In his more recent paintings, landscape dominates the work. Initially he followed the stylised discipline of the oriental silk painters, using pale washes and delicate brush-strokes to render the landscape, with spindly dying trees, weathered stone outcrops and decorative borders, calligraphic text and oriental ‘chops’ (stamps). But deception lurks—the dying trees are cabbage trees and nikaus; the black stumps are pongas and the eroded hills are more Taranaki back-country than imperial China.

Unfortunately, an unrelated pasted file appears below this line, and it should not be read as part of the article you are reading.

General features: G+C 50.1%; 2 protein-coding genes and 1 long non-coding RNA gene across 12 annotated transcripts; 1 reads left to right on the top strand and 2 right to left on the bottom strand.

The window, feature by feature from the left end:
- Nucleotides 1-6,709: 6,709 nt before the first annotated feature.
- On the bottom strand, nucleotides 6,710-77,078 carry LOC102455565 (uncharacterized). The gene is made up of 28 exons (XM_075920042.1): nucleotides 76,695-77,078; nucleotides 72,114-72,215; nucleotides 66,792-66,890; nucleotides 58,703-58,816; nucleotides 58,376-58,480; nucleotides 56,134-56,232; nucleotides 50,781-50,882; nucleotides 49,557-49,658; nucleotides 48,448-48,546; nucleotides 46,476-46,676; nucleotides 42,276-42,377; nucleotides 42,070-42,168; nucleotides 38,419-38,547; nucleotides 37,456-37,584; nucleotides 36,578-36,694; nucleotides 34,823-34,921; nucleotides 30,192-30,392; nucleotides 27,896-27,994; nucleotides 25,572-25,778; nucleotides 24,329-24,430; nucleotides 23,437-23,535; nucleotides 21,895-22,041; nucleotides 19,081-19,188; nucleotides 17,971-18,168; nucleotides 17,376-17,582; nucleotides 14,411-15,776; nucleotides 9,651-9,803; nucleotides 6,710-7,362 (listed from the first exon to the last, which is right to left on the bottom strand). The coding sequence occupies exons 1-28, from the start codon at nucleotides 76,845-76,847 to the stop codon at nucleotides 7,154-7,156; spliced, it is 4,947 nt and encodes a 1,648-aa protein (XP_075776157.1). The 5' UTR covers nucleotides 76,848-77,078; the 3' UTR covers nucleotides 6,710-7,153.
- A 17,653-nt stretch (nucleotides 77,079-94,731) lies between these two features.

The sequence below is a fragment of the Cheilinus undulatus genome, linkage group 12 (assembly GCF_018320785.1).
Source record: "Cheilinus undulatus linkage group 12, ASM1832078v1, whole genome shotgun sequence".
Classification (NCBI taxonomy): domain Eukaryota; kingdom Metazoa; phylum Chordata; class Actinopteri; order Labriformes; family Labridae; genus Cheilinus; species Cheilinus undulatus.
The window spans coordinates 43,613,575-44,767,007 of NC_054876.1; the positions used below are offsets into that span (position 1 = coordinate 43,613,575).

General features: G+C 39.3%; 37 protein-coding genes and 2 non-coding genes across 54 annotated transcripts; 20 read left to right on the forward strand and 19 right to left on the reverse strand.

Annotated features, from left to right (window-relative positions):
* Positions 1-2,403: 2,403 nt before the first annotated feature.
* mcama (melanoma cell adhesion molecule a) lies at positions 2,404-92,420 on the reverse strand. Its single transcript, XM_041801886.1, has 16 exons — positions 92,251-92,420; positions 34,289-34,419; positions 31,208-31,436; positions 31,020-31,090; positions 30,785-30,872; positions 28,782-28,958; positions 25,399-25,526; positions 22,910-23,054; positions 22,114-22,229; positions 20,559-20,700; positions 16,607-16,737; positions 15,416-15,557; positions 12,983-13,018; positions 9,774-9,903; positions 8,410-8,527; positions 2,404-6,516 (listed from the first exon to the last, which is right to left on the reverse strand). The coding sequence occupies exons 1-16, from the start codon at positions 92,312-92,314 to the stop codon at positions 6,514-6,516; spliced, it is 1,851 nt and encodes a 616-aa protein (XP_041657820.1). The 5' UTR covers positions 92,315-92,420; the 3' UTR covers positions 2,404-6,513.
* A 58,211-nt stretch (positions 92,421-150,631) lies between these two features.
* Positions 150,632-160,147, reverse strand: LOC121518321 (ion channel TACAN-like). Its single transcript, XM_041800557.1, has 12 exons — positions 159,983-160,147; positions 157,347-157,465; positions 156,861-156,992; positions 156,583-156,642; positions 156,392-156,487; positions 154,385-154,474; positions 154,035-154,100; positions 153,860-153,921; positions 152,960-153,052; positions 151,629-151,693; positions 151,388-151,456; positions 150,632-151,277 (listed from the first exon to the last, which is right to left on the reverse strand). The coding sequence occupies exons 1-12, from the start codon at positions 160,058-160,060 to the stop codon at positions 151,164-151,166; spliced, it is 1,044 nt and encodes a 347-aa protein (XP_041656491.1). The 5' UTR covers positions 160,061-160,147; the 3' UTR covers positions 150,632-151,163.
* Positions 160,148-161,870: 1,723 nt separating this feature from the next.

He has also returned to the sea. But the sperm and right whales of his earlier series are now accompanied by mythological sea-monsters; the whaling ships by a time-traveller’s flotilla of caravels, ironclads, super tankers and hunter-killer submarines. In his exhibition Apocrypha (at Wellington’s Bartley + Company Art last year) The Rapture depicts floes of lamington-pink icebergs – platforms for everything from mythical monsters and whales’ skulls to Waihopai spy-domes and WWII pill-boxes. The sea of roiling Hokusai waves erupts with more sea-monsters, whales and an armada of vessels straight from the pages of Boy’s Own Annual—and a swastika-emblazoned spacecraft swoops over the edge of the world. The rapture… world’s end… armageddon? Perhaps, but not as we know it. In another work, ABC, amongst the narwhals, U-boats and monsters floats a lonely surfer, unmistakeably Mortimer, powerless yet calm in the chaos that churns around him.